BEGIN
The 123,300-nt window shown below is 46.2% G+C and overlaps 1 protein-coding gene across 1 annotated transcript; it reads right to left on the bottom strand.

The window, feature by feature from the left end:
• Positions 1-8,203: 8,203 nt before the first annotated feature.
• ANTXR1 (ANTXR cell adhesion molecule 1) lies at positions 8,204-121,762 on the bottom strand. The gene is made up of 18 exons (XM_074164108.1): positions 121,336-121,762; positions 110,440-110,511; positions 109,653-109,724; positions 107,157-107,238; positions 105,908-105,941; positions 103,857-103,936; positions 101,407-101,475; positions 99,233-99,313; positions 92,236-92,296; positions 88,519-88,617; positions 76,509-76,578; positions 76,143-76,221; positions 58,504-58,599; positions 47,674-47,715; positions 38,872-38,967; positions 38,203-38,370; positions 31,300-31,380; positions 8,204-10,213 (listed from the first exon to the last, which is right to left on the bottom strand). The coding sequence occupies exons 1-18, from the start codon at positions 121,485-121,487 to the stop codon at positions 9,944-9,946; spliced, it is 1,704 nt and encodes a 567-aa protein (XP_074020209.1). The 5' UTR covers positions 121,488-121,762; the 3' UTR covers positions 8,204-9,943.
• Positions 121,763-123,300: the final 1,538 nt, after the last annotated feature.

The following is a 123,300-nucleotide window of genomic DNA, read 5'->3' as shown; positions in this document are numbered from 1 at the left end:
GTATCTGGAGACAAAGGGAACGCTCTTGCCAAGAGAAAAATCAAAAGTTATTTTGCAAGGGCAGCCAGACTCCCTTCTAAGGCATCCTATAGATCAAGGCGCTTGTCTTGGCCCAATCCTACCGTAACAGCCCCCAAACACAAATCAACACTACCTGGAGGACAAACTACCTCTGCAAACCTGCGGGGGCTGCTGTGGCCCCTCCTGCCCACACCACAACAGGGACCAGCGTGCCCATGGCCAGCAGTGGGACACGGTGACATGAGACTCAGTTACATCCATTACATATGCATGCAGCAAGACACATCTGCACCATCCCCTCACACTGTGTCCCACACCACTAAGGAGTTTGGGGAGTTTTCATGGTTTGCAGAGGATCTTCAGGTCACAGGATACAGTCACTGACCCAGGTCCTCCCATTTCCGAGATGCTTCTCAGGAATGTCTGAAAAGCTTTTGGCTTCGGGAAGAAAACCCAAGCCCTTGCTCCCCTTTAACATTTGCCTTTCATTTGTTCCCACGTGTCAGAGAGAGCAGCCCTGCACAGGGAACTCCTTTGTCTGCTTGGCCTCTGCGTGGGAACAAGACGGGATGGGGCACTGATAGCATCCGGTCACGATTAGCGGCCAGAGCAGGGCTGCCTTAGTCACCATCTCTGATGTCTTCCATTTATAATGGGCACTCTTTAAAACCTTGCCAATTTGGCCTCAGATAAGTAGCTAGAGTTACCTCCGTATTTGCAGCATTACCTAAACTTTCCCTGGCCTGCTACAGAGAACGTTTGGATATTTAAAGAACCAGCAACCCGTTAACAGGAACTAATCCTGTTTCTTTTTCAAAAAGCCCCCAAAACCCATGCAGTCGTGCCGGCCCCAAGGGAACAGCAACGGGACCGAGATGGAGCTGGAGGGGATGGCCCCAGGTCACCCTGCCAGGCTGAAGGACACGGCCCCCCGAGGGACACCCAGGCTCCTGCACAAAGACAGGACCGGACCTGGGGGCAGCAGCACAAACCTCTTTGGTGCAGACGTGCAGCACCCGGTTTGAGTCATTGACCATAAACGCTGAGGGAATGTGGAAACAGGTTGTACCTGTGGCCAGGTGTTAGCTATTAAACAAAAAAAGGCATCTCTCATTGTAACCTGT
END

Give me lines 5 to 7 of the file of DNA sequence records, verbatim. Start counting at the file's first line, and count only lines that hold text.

• Positions 121,763-123,300: the final 1,538 nt, after the last annotated feature.

The following is a 123,300-nucleotide window of genomic DNA, read 5'->3' as shown; positions in this document are numbered from 1 at the left end:
GTATCTGGAGACAAAGGGAACGCTCTTGCCAAGAGAAAAATCAAAAGTTATTTTGCAAGGGCAGCCAGACTCCCTTCTAAGGCATCCTATAGATCAAGGCGCTTGTCTTGGCCCAATCCTACCGTAACAGCCCCCAAACACAAATCAACACTACCTGGAGGACAAACTACCTCTGCAAACCTGCGGGGGCTGCTGTGGCCCCTCCTGCCCACACCACAACAGGGACCAGCGTGCCCATGGCCAGCAGTGGGACACGGTGACATGAGACTCAGTTACATCCATTACATATGCATGCAGCAAGACACATCTGCACCATCCCCTCACACTGTGTCCCACACCACTAAGGAGTTTGGGGAGTTTTCATGGTTTGCAGAGGATCTTCAGGTCACAGGATACAGTCACTGACCCAGGTCCTCCCATTTCCGAGATGCTTCTCAGGAATGTCTGAAAAGCTTTTGGCTTCGGGAAGAAAACCCAAGCCCTTGCTCCCCTTTAACATTTGCCTTTCATTTGTTCCCACGTGTCAGAGAGAGCAGCCCTGCACAGGGAACTCCTTTGTCTGCTTGGCCTCTGCGTGGGAACAAGACGGGATGGGGCACTGATAGCATCCGGTCACGATTAGCGGCCAGAGCAGGGCTGCCTTAGTCACCATCTCTGATGTCTTCCATTTATAATGGGCACTCTTTAAAACCTTGCCAATTTGGCCTCAGATAAGTAGCTAGAGTTACCTCCGTATTTGCAGCATTACCTAAACTTTCCCTGGCCTGCTACAGAGAACGTTTGGATATTTAAAGAACCAGCAACCCGTTAACAGGAACTAATCCTGTTTCTTTTTCAAAAAGCCCCCAAAACCCATGCAGTCGTGCCGGCCCCAAGGGAACAGCAACGGGACCGAGATGGAGCTGGAGGGGATGGCCCCAGGTCACCCTGCCAGGCTGAAGGACACGGCCCCCCGAGGGACACCCAGGCTCCTGCACAAAGACAGGACCGGACCTGGGGGCAGCAGCACAAACCTCTTTGGTGCAGACGTGCAGCACCCGGTTTGAGTCATTGACCATAAACGCTGAGGGAATGTGGAAACAGGTTGTACCTGTGGCCAGGTGTTAGCTATTAAACAAAAAAAGGCATCTCTCATTGTAACCTGT